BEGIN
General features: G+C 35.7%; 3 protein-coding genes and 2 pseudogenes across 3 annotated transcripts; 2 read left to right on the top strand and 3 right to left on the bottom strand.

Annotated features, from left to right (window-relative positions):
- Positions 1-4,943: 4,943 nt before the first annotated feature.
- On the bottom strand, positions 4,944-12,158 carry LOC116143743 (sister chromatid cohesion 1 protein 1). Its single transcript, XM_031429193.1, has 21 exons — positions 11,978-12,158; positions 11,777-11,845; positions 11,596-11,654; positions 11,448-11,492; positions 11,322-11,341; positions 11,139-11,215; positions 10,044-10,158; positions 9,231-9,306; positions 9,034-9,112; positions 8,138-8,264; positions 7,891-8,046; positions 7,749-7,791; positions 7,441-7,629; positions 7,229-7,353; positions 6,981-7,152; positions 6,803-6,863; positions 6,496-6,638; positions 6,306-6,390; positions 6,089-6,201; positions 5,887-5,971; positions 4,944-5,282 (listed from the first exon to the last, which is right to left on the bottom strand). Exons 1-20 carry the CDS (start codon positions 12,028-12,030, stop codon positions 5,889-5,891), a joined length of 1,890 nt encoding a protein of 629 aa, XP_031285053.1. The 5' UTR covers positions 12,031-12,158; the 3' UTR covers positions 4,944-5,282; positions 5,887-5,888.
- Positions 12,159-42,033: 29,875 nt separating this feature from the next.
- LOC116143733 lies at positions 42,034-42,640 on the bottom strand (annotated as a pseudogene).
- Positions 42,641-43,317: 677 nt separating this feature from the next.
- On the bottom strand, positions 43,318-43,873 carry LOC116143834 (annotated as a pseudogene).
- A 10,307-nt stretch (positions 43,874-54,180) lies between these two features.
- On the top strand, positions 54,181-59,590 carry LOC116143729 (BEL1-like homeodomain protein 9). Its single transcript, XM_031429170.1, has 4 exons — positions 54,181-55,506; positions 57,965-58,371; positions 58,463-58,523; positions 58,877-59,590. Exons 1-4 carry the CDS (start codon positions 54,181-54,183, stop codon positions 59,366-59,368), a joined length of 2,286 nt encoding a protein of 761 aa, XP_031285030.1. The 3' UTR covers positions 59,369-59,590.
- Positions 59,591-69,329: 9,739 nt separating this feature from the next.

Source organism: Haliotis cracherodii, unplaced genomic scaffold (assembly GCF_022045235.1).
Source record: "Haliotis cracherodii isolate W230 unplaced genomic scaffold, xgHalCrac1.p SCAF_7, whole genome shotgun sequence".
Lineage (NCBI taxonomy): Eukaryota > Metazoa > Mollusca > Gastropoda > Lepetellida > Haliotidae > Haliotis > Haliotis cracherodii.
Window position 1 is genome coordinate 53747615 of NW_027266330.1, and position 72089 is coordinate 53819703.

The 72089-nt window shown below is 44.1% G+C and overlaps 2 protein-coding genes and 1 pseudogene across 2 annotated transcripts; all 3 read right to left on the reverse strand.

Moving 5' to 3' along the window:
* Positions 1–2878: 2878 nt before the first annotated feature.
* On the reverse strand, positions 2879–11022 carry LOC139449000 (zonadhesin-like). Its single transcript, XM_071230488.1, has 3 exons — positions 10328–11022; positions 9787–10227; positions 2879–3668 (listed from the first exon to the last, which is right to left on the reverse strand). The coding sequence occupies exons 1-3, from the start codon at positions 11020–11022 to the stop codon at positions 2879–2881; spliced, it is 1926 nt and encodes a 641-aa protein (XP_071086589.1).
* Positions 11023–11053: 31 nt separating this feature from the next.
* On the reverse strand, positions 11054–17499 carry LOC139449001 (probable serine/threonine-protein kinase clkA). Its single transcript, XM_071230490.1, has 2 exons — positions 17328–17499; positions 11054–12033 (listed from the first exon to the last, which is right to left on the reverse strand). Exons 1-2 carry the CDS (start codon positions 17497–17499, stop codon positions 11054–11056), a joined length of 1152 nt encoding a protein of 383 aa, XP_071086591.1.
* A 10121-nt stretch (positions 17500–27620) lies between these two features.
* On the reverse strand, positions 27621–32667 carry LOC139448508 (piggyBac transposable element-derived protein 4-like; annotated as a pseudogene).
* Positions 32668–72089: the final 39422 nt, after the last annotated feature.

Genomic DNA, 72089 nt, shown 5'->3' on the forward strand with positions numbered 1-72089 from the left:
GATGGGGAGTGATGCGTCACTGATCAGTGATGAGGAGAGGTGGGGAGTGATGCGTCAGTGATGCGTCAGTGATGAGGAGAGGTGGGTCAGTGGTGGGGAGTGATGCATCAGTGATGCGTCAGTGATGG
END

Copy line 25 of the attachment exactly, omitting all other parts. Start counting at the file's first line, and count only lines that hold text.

Genomic DNA, 72089 nt, shown 5'->3' on the forward strand with positions numbered 1-72089 from the left: